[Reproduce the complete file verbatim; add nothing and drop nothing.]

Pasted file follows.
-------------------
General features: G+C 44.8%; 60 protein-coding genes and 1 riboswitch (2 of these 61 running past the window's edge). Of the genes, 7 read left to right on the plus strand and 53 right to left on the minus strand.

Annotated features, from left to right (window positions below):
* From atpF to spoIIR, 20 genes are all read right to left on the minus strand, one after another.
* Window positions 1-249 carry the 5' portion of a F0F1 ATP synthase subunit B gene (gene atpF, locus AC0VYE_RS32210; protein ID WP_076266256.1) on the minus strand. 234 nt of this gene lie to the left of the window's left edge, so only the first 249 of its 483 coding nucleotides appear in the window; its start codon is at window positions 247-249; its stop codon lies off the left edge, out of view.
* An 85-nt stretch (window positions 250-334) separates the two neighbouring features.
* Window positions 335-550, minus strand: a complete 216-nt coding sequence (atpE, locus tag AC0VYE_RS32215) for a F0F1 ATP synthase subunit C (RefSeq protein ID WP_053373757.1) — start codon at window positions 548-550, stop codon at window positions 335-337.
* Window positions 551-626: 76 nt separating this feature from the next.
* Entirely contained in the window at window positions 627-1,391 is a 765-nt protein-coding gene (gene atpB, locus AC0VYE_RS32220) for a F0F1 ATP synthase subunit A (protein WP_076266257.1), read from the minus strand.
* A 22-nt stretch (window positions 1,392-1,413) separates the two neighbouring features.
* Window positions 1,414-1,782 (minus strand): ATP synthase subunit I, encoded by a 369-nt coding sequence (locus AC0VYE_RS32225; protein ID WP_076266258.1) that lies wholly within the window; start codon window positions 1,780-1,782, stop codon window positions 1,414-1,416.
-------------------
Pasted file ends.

General features: G+C 44.8%; 60 protein-coding genes and 1 riboswitch (2 of these 61 running past the window's edge). Of the genes, 7 read left to right on the plus strand and 53 right to left on the minus strand.

Annotated features, from left to right (window positions below):
* From atpF to spoIIR, 20 genes are all read right to left on the minus strand, one after another.
* Window positions 1-249 carry the 5' portion of a F0F1 ATP synthase subunit B gene (gene atpF, locus AC0VYE_RS32210; protein ID WP_076266256.1) on the minus strand. 234 nt of this gene lie to the left of the window's left edge, so only the first 249 of its 483 coding nucleotides appear in the window; its start codon is at window positions 247-249; its stop codon lies off the left edge, out of view.
* An 85-nt stretch (window positions 250-334) separates the two neighbouring features.
* Window positions 335-550, minus strand: a complete 216-nt coding sequence (atpE, locus tag AC0VYE_RS32215) for a F0F1 ATP synthase subunit C (RefSeq protein ID WP_053373757.1) — start codon at window positions 548-550, stop codon at window positions 335-337.
* Window positions 551-626: 76 nt separating this feature from the next.
* Entirely contained in the window at window positions 627-1,391 is a 765-nt protein-coding gene (gene atpB, locus AC0VYE_RS32220) for a F0F1 ATP synthase subunit A (protein WP_076266257.1), read from the minus strand.
* A 22-nt stretch (window positions 1,392-1,413) separates the two neighbouring features.
* Window positions 1,414-1,782 (minus strand): ATP synthase subunit I, encoded by a 369-nt coding sequence (locus AC0VYE_RS32225; protein ID WP_076266258.1) that lies wholly within the window; start codon window positions 1,780-1,782, stop codon window positions 1,414-1,416.